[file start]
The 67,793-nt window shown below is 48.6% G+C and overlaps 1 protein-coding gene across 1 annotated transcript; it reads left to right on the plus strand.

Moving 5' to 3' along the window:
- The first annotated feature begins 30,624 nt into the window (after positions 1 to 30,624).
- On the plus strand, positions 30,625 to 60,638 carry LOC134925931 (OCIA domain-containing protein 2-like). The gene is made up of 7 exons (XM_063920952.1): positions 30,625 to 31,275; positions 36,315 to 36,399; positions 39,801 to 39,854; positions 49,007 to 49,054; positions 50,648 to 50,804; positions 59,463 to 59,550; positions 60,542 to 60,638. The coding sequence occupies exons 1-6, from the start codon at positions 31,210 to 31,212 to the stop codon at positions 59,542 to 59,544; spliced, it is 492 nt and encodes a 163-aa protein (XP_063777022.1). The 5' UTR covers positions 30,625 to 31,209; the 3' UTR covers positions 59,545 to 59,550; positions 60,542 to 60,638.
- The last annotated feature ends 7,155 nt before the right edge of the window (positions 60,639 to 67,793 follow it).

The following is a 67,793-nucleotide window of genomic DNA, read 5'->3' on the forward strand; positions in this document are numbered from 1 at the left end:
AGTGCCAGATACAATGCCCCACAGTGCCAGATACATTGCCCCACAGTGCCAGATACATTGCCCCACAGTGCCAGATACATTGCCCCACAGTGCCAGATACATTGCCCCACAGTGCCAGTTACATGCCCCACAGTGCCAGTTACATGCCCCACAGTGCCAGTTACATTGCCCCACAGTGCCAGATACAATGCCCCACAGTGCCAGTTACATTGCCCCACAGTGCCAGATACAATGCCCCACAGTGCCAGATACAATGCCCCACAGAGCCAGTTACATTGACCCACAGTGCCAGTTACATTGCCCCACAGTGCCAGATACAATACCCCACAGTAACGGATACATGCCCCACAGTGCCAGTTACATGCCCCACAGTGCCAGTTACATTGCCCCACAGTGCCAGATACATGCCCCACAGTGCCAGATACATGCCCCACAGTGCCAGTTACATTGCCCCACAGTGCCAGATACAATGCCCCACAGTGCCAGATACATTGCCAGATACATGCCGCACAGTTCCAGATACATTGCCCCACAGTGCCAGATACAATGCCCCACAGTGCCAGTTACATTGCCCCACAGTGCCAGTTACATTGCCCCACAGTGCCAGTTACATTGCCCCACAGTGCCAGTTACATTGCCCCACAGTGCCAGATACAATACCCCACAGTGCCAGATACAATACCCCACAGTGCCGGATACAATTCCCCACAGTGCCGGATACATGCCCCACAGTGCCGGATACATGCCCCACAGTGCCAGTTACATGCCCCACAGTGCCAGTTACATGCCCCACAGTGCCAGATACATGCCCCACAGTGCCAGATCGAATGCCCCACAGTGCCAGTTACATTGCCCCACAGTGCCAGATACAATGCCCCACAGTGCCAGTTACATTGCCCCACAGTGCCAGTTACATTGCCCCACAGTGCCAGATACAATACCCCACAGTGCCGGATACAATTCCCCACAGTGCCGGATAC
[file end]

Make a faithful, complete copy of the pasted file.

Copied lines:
The 67,793-nt window shown below is 48.6% G+C and overlaps 1 protein-coding gene across 1 annotated transcript; it reads left to right on the plus strand.

Moving 5' to 3' along the window:
- The first annotated feature begins 30,624 nt into the window (after positions 1 to 30,624).
- On the plus strand, positions 30,625 to 60,638 carry LOC134925931 (OCIA domain-containing protein 2-like). The gene is made up of 7 exons (XM_063920952.1): positions 30,625 to 31,275; positions 36,315 to 36,399; positions 39,801 to 39,854; positions 49,007 to 49,054; positions 50,648 to 50,804; positions 59,463 to 59,550; positions 60,542 to 60,638. The coding sequence occupies exons 1-6, from the start codon at positions 31,210 to 31,212 to the stop codon at positions 59,542 to 59,544; spliced, it is 492 nt and encodes a 163-aa protein (XP_063777022.1). The 5' UTR covers positions 30,625 to 31,209; the 3' UTR covers positions 59,545 to 59,550; positions 60,542 to 60,638.
- The last annotated feature ends 7,155 nt before the right edge of the window (positions 60,639 to 67,793 follow it).

The following is a 67,793-nucleotide window of genomic DNA, read 5'->3' on the forward strand; positions in this document are numbered from 1 at the left end:
AGTGCCAGATACAATGCCCCACAGTGCCAGATACATTGCCCCACAGTGCCAGATACATTGCCCCACAGTGCCAGATACATTGCCCCACAGTGCCAGATACATTGCCCCACAGTGCCAGTTACATGCCCCACAGTGCCAGTTACATGCCCCACAGTGCCAGTTACATTGCCCCACAGTGCCAGATACAATGCCCCACAGTGCCAGTTACATTGCCCCACAGTGCCAGATACAATGCCCCACAGTGCCAGATACAATGCCCCACAGAGCCAGTTACATTGACCCACAGTGCCAGTTACATTGCCCCACAGTGCCAGATACAATACCCCACAGTAACGGATACATGCCCCACAGTGCCAGTTACATGCCCCACAGTGCCAGTTACATTGCCCCACAGTGCCAGATACATGCCCCACAGTGCCAGATACATGCCCCACAGTGCCAGTTACATTGCCCCACAGTGCCAGATACAATGCCCCACAGTGCCAGATACATTGCCAGATACATGCCGCACAGTTCCAGATACATTGCCCCACAGTGCCAGATACAATGCCCCACAGTGCCAGTTACATTGCCCCACAGTGCCAGTTACATTGCCCCACAGTGCCAGTTACATTGCCCCACAGTGCCAGTTACATTGCCCCACAGTGCCAGATACAATACCCCACAGTGCCAGATACAATACCCCACAGTGCCGGATACAATTCCCCACAGTGCCGGATACATGCCCCACAGTGCCGGATACATGCCCCACAGTGCCAGTTACATGCCCCACAGTGCCAGTTACATGCCCCACAGTGCCAGATACATGCCCCACAGTGCCAGATCGAATGCCCCACAGTGCCAGTTACATTGCCCCACAGTGCCAGATACAATGCCCCACAGTGCCAGTTACATTGCCCCACAGTGCCAGTTACATTGCCCCACAGTGCCAGATACAATACCCCACAGTGCCGGATACAATTCCCCACAGTGCCGGATAC